by Johan Coetzee, Managing Director at Adamas Drilling and Exploration
Adamas Drilling and Exploration (‘Adamas’) started its first drilling project in 2013. At that time, the company had only one core drill rig, an Atlas Copco Diamec-262, and an old Toyota Land Cruiser pick-up, a drilling team consisting of an operator, a core writer, two assistants, and a lot of aspiration. The project was scheduled for one year and took place in Otavi Mountain Land, in Otjozondjupa region, northern Namibia.
Otavi Mountain Land lies within the warm temperate or sub-tropical part of Africa. The area has a semi-arid climate with summer rainfall of about 500 mm (19.69 in) per annum, and its growing season is between three and six months per year. Otavi Mountain Land is known for its Namibian karst systems that hold great paleontological interest.
A mineral province for copper, lead, zinc and vanadium, of some 10 000 km2, located at the eastern extremity of the exposed Northern Platform of the Damara Pan-African orogenic belt, Otavi Mountain Land is the most important such province on the Northern Platform. Mineral exploitation has been ongoing since the possession of the territory by the German colonial authority in 1890. Production has been mostly from four mines, which, in order of importance, are Tsumeb, Kombat, Berg Aukas, and Abeoab.
The exploration project was challenging. The first difficulty for the drilling team was posed by the mountains. No vehicles or truck- or track-mounted rigs could reach the sites. Access was via steep slopes of 70 to 80 degrees. The only option was to use a sling system.
The Diamec-262 rig has three separate units: power pack, rotation unit, and control panel. As well as the rig there were water pumps, water and sump reservoirs, drilling fluids, more than 200 m (656.17 ft) of drill rods with stands, and a lot of small drilling consumables and tools. All of that kit was moved hundreds of meters by hand along slopes and over ridges.
The second challenge was the weather: heavy rain and thunder storms. The third challenge was the size of the drill pads. The drill sites had limited space, as the mountains did not allow for much maneuvering. However, the Diamec-262 was the perfect rig for this exploration project due to its light weight and capability to reach the required depth using N-size bits.
The last difficulty was the karst. Every drill hole crossed a cave of one size or another that ranged from a few centimeters up to a couple of meters. But, Johan Coetzee, with his years of experience and deep knowledge, and the well-organized, hard-working team were well up to the task. The correct combination of drilling technique and use of fluids kept the deflection of the holes to an insignificant level. The core was oriented to provide comprehensive geological information. Only one cavity caused some trouble: the nine-meter cavity. After battling with this complicated geology, we had to leave a core barrel in the karst. No other downhole equipment was lost in the holes.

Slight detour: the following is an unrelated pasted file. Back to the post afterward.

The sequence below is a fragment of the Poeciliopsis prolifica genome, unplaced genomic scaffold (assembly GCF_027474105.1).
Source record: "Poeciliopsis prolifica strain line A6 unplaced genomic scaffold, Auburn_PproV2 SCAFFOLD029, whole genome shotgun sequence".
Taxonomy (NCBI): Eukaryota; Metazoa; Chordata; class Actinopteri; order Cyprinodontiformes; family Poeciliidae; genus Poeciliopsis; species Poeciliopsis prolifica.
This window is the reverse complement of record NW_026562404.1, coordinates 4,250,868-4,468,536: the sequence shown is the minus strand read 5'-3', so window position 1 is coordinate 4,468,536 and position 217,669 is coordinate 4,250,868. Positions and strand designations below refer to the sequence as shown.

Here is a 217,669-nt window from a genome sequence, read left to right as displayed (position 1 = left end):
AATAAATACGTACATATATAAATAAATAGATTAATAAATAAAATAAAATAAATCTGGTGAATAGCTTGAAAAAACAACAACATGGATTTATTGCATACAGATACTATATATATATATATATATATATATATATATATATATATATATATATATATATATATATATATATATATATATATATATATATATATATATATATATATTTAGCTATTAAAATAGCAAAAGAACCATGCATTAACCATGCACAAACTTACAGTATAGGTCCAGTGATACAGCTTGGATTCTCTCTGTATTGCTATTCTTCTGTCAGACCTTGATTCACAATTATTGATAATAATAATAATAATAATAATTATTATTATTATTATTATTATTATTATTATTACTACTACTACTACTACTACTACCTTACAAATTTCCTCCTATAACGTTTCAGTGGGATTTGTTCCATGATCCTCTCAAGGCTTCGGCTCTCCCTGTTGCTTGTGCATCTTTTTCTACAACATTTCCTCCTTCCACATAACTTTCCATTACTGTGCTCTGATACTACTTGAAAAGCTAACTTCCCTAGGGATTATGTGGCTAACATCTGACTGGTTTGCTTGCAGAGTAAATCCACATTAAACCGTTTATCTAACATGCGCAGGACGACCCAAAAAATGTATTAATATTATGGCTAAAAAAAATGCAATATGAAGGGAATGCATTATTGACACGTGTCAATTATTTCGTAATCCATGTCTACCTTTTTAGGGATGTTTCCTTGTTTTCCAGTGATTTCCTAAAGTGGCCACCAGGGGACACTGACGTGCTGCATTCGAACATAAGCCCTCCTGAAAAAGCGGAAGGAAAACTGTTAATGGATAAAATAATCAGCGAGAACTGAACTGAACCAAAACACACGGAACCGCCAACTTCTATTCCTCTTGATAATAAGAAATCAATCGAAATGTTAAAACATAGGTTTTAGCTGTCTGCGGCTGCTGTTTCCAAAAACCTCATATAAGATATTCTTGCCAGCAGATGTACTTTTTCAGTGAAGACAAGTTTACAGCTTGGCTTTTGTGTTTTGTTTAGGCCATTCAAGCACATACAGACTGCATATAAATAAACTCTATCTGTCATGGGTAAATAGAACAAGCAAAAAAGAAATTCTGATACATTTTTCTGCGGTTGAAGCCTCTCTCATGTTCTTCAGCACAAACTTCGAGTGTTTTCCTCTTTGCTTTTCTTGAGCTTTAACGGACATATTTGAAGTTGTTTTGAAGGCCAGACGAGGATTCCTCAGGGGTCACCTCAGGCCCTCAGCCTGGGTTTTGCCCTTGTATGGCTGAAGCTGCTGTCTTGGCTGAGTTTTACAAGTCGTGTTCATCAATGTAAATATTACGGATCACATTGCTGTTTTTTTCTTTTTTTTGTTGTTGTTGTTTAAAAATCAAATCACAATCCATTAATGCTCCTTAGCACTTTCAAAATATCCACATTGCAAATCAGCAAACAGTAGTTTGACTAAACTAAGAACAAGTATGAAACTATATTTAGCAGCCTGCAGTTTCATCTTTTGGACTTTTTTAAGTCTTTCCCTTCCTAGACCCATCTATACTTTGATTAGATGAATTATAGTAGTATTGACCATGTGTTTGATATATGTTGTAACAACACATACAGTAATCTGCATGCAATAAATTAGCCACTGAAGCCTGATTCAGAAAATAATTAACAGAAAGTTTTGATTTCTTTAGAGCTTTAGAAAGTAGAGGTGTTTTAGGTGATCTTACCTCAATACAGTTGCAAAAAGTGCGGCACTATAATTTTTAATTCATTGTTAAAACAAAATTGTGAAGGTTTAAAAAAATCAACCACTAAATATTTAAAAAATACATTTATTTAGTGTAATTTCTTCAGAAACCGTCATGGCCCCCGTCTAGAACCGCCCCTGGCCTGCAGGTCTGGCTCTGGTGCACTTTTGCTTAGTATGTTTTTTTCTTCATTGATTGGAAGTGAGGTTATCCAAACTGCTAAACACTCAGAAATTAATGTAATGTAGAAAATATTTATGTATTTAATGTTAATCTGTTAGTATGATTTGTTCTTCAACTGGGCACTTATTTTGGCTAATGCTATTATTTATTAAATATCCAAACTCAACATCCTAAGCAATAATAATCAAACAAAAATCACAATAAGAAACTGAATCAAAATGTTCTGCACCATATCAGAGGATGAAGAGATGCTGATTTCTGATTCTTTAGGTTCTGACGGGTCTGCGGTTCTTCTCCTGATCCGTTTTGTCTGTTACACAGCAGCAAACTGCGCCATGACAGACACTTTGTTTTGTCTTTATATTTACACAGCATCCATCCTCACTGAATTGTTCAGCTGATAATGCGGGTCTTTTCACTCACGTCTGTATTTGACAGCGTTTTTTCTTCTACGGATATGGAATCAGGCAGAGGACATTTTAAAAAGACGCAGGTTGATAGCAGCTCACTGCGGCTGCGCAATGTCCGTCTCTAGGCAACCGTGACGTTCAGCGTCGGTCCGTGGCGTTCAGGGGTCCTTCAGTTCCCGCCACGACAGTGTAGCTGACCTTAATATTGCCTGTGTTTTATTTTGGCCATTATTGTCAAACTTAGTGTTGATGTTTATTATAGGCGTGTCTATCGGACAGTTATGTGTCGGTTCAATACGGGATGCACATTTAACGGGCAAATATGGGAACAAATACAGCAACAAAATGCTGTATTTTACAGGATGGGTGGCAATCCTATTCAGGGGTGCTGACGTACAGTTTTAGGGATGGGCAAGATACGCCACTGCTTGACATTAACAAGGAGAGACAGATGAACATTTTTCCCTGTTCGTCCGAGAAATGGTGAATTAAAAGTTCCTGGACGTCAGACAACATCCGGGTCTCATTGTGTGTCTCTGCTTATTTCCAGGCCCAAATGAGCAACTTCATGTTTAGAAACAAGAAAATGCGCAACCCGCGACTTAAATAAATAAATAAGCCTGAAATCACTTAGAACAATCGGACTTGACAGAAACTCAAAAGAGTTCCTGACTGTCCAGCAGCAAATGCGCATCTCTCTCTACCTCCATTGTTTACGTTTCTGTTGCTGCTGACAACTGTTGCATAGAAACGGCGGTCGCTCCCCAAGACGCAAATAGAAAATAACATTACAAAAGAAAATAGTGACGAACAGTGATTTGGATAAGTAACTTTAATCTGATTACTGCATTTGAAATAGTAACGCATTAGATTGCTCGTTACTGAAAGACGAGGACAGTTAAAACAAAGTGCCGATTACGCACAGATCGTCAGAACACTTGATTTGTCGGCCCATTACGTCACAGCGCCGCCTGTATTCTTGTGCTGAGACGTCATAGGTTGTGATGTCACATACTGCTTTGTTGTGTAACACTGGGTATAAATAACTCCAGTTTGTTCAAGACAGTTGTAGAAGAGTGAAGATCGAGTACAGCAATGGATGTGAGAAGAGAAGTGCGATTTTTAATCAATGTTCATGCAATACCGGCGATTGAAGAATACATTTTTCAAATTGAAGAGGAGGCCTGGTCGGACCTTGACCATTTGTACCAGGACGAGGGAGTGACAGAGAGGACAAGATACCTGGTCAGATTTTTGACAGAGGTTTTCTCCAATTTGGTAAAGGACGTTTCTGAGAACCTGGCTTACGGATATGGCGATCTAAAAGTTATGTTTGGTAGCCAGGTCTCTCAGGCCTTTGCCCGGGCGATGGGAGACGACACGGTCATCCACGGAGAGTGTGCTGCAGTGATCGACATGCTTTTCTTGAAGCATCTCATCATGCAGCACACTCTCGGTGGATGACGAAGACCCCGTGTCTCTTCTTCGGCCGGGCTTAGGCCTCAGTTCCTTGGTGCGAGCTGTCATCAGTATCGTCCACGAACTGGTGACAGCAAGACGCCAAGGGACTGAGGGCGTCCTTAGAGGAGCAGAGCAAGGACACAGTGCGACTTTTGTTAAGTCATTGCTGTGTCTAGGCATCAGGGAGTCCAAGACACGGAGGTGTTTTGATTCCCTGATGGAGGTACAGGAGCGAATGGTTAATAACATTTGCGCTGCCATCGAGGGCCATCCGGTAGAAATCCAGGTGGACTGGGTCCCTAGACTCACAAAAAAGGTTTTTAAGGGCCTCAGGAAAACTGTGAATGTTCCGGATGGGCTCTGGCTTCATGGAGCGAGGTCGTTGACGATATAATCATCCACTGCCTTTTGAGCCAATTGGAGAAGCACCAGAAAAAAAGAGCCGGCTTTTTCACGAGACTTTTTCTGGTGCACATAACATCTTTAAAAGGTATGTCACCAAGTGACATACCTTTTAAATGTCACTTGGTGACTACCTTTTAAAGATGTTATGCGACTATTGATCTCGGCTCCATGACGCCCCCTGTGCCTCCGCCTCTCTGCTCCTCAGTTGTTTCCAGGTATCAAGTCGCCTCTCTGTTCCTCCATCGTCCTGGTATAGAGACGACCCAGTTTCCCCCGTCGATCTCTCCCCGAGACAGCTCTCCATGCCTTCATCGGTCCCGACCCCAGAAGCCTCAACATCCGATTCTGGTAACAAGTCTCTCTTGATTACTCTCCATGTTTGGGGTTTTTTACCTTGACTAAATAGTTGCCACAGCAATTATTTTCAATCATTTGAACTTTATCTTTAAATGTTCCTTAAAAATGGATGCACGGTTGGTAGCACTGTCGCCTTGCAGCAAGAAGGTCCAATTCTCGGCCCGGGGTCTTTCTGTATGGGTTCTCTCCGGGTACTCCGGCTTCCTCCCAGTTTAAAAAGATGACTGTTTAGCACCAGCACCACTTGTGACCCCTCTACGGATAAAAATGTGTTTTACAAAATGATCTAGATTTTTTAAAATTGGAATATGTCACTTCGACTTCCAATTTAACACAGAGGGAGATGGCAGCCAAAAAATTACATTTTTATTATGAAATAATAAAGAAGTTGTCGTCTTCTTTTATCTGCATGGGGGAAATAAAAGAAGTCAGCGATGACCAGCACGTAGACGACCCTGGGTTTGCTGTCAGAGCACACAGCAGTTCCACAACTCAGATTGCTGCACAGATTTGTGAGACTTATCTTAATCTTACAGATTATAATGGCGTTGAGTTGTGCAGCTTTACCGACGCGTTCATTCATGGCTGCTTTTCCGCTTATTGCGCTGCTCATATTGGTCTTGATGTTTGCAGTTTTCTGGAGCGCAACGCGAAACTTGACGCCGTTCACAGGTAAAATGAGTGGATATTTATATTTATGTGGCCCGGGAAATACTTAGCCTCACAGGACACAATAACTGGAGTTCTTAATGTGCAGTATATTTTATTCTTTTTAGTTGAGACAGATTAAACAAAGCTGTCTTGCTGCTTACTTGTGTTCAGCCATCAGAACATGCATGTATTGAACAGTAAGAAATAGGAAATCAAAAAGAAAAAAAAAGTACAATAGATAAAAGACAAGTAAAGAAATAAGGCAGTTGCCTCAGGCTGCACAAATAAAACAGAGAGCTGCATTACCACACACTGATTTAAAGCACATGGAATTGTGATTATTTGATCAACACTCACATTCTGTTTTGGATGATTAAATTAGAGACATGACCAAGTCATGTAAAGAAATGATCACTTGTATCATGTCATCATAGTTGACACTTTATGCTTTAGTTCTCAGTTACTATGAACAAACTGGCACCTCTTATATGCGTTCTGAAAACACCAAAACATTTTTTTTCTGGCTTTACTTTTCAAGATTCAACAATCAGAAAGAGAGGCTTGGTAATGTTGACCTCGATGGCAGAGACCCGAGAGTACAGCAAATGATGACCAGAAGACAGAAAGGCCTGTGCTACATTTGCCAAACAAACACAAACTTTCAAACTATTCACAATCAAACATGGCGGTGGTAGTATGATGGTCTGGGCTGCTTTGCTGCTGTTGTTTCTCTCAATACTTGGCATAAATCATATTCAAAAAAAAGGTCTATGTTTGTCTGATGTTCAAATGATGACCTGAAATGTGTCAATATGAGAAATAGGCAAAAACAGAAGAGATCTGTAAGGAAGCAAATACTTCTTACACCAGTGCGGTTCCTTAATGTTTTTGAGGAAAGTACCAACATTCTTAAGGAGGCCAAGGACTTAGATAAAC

The successful performance of Adamas on the Otavi Mountain Land project gave the company the opportunity to buy a second rig. So, a bigger diamond drill rig, the CS-14, joined the team at the beginning of 2014 and Adamas commenced drilling near Brandberg Mountain. For five years the CS-14 was travelling with our drill crew across Namibia and to date it has successfully completed a number of projects. Meanwhile, the Diamec-262 continued to serve the company well in a number of logistically difficult projects, including a historic mine and up a mountain near the Orange River, which required the team to use a helicopter to transport the rig. Most recently, the Diamec-262 was taken underground at the Rosh Pinah Zinc mine where it has been supported by a second underground coredrilling rig, a Diamec Smart 4, which is the latest and most modern rig from the Diamec series, and it is fully automatic.
Adamas operates not only in exploration but also in geotechnical. For this purpose, in 2015 we obtained and modified a diamond core drill rig, the XY-2T.
Expertise, quality and standards
In the course of over seven years of operations, Adamas has gained substantial experience, always complying with the rigorous criteria required by our clients. The company recognizes the need and value of planning ahead. By reviewing and evaluating its clients’ suggestions, reported issues, and recommendations, Adamas ensures its operations are completed to the highest standards, according to best practices for safety, quality, and performance.
About the author
Johan Coetzee, Managing Director at Adamas Drilling and Exploration, has more than 25 years of experience in the drilling industry, not only in Namibia but also in the Republic of South Africa and Mozambique.
For more info visit: www.adamas-drilling.com